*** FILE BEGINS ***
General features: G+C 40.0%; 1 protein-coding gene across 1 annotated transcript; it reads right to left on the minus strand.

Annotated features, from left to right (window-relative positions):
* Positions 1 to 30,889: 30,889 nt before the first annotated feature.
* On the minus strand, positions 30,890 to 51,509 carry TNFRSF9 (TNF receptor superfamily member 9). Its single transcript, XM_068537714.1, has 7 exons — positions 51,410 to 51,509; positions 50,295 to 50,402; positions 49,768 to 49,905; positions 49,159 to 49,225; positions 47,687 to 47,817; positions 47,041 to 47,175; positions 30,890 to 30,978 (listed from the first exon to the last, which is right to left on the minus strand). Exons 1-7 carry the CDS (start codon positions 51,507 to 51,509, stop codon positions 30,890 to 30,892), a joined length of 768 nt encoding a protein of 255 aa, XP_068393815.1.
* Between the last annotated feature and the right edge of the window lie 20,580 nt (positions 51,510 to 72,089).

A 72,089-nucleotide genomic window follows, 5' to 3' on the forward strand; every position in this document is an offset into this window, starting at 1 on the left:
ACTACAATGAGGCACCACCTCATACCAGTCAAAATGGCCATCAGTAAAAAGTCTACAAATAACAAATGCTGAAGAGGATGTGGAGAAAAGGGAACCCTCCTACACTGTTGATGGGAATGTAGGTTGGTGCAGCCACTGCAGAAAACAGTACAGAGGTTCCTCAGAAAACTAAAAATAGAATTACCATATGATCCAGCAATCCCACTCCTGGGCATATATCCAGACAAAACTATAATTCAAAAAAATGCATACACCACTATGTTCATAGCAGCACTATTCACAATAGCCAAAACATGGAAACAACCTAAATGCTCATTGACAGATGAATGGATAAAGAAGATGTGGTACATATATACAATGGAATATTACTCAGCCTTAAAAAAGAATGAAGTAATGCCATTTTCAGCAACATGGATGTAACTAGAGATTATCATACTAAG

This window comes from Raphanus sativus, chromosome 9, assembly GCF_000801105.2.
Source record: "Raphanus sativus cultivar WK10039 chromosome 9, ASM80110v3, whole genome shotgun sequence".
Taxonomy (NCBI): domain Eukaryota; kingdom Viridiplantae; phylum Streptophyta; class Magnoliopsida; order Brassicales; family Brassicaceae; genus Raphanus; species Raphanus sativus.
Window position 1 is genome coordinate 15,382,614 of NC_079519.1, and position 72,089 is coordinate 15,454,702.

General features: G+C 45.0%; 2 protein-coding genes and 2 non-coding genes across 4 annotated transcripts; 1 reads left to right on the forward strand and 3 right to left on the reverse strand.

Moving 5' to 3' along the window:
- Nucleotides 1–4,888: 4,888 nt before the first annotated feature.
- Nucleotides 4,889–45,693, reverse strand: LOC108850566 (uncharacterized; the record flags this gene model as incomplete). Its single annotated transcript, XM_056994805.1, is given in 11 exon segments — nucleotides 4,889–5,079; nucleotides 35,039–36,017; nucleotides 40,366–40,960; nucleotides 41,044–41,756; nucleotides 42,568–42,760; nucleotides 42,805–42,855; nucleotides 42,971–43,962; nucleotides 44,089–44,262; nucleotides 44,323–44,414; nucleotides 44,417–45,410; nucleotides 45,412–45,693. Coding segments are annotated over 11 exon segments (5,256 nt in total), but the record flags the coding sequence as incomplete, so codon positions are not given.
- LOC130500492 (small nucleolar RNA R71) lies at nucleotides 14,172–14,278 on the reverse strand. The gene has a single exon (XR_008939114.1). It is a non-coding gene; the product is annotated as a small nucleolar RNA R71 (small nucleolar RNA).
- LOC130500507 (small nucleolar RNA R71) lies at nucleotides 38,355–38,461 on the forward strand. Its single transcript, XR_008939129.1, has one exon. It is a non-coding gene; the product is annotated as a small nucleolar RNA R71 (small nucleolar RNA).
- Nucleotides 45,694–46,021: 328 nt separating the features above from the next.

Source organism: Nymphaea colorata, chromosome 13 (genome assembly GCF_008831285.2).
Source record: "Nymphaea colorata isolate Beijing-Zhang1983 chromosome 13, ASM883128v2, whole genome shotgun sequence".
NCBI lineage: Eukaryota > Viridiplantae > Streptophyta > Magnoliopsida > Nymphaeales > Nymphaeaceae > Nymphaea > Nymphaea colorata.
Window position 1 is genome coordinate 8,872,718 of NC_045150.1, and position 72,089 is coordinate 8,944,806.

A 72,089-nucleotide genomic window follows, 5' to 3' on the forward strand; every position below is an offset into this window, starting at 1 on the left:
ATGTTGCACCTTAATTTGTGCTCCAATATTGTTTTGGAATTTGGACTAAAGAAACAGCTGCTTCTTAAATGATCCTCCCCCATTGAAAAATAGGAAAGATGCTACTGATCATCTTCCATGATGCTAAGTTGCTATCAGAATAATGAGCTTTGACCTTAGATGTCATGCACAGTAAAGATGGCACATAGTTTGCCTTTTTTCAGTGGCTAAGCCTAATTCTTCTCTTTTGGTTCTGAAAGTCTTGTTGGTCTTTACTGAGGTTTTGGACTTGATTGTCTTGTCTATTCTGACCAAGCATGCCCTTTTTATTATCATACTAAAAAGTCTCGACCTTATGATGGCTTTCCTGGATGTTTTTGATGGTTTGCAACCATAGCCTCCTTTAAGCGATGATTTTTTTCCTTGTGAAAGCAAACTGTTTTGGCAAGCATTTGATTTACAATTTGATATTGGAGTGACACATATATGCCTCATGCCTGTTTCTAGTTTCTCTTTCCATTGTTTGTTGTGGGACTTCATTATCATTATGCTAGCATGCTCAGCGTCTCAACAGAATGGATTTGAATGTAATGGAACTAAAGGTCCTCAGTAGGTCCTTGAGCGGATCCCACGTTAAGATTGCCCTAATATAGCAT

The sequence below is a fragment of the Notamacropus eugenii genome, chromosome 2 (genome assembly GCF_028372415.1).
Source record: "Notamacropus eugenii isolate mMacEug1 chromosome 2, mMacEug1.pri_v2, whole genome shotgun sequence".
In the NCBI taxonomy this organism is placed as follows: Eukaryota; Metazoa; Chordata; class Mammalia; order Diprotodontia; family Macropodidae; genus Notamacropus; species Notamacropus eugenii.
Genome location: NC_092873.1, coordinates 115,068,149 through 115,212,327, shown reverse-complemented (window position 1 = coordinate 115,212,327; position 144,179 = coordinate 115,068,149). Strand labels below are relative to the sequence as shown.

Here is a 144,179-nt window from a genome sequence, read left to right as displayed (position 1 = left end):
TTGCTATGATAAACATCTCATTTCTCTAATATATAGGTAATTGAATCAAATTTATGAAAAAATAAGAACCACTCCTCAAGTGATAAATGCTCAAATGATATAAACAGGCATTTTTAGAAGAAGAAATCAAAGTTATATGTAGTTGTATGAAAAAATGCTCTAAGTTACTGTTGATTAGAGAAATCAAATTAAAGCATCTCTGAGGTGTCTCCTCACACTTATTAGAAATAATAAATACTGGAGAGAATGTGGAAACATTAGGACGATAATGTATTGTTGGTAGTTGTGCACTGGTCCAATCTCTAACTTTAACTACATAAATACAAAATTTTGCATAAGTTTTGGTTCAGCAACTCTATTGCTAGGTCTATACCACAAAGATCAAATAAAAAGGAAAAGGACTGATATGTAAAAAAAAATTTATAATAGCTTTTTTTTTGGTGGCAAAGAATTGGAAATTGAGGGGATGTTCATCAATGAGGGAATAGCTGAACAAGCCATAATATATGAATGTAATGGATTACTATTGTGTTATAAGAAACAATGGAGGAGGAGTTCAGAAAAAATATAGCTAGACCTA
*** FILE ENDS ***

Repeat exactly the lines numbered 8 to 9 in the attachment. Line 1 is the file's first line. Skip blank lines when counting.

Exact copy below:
This window comes from Raphanus sativus, chromosome 9, assembly GCF_000801105.2.
Source record: "Raphanus sativus cultivar WK10039 chromosome 9, ASM80110v3, whole genome shotgun sequence".